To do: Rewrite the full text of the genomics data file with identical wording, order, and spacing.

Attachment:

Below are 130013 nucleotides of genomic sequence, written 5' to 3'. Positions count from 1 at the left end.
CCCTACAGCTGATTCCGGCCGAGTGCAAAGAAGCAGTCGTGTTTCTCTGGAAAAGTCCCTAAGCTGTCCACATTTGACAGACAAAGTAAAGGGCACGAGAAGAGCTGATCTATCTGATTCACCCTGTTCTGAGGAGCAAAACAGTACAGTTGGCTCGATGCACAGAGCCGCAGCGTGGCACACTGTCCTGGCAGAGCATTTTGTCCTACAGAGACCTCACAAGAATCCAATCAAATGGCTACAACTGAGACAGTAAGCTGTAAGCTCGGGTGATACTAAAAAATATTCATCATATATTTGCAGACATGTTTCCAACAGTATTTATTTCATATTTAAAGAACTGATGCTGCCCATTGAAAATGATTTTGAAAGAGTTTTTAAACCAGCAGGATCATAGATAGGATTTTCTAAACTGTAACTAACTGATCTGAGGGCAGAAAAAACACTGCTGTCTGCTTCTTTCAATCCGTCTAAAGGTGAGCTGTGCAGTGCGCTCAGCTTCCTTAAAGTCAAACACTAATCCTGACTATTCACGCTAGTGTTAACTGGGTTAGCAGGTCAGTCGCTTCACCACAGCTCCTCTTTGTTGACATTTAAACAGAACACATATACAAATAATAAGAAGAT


Below are 130013 nucleotides of genomic sequence, written 5' to 3'. Positions count from 1 at the left end.
CCCTACAGCTGATTCCGGCCGAGTGCAAAGAAGCAGTCGTGTTTCTCTGGAAAAGTCCCTAAGCTGTCCACATTTGACAGACAAAGTAAAGGGCACGAGAAGAGCTGATCTATCTGATTCACCCTGTTCTGAGGAGCAAAACAGTACAGTTGGCTCGATGCACAGAGCCGCAGCGTGGCACACTGTCCTGGCAGAGCATTTTGTCCTACAGAGACCTCACAAGAATCCAATCAAATGGCTACAACTGAGACAGTAAGCTGTAAGCTCGGGTGATACTAAAAAATATTCATCATATATTTGCAGACATGTTTCCAACAGTATTTATTTCATATTTAAAGAACTGATGCTGCCCATTGAAAATGATTTTGAAAGAGTTTTTAAACCAGCAGGATCATAGATAGGATTTTCTAAACTGTAACTAACTGATCTGAGGGCAGAAAAAACACTGCTGTCTGCTTCTTTCAATCCGTCTAAAGGTGAGCTGTGCAGTGCGCTCAGCTTCCTTAAAGTCAAACACTAATCCTGACTATTCACGCTAGTGTTAACTGGGTTAGCAGGTCAGTCGCTTCACCACAGCTCCTCTTTGTTGACATTTAAACAGAACACATATACAAATAATAAGAAGAT